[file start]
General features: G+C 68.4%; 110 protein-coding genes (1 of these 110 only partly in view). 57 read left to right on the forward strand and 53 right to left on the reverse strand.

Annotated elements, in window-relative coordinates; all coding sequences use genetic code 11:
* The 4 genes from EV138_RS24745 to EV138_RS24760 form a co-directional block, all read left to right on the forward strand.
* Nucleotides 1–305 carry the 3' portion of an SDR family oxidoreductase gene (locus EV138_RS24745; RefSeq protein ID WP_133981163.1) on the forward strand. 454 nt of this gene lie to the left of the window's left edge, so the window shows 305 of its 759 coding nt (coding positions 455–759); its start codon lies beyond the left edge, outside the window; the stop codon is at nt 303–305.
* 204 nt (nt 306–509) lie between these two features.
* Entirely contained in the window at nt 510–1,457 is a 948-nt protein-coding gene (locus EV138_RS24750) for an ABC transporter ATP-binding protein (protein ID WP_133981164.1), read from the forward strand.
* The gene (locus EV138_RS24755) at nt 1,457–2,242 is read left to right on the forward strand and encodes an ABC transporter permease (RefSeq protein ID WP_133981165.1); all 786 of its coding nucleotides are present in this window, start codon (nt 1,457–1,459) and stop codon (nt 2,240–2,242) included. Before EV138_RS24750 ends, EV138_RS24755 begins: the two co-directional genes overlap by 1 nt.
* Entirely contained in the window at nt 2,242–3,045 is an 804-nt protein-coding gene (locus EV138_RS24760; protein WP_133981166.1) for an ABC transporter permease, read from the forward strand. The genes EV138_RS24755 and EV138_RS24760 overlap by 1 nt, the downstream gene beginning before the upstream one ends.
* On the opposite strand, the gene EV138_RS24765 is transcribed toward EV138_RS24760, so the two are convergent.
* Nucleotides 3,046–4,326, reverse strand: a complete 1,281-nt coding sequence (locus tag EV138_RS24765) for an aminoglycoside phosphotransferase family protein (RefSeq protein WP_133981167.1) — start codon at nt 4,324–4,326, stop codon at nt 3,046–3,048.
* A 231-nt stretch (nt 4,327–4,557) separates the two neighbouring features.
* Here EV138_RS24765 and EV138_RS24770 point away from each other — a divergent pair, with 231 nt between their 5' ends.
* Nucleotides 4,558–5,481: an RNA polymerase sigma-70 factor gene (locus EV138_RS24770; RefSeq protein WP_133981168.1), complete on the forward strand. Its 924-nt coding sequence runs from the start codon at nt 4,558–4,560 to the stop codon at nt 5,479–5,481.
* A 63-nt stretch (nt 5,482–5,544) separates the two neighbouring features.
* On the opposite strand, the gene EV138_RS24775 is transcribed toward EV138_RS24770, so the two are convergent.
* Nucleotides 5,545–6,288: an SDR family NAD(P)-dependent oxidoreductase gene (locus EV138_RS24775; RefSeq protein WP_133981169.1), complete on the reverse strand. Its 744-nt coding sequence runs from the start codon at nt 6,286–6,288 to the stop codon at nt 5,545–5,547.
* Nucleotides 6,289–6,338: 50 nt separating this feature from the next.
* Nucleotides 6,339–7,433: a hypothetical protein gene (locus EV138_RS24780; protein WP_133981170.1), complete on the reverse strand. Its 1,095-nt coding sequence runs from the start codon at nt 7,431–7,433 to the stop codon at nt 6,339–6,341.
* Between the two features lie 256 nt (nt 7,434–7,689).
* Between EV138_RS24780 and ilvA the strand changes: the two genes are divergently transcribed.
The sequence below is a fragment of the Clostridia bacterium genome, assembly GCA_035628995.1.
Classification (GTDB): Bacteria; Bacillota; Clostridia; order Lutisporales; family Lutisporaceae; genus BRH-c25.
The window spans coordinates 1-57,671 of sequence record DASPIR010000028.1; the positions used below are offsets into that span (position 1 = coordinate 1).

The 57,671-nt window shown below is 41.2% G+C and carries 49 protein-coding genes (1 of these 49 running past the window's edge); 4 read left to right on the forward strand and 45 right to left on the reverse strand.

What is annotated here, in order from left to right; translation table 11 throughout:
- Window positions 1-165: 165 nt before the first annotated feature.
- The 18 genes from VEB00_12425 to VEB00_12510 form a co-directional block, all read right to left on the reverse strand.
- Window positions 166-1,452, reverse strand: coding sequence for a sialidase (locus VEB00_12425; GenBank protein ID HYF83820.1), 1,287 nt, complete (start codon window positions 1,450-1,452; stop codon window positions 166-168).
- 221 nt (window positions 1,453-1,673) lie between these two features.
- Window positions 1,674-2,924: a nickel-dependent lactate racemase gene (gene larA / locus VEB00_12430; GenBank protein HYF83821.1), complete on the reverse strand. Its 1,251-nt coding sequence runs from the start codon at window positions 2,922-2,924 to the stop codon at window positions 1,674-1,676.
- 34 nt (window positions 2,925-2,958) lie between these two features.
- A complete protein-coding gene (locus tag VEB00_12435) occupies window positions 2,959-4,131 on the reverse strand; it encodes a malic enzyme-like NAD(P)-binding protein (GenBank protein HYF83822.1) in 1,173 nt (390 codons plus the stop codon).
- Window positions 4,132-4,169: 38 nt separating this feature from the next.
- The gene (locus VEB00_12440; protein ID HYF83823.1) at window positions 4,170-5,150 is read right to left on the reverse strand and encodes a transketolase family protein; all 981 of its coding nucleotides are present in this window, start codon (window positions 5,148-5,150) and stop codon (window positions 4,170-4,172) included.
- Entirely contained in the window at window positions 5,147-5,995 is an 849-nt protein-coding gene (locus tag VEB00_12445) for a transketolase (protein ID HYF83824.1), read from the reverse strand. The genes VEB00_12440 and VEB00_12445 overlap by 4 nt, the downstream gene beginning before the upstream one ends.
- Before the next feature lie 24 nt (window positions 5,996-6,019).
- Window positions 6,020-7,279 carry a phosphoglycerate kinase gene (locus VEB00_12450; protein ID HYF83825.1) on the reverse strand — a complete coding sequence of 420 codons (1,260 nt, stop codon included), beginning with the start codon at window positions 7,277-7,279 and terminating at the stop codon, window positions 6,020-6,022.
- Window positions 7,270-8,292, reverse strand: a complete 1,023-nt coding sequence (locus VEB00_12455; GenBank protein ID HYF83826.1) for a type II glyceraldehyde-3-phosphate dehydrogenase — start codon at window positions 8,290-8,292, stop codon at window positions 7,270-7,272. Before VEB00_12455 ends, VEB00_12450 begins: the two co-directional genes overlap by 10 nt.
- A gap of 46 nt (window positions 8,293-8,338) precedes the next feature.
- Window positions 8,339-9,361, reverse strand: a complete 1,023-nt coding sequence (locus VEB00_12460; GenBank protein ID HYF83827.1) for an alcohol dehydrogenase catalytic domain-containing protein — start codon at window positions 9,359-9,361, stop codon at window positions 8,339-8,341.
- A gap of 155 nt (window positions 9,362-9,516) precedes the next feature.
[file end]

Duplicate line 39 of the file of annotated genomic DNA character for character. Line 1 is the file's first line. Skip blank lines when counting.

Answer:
- A gap of 46 nt (window positions 8,293-8,338) precedes the next feature.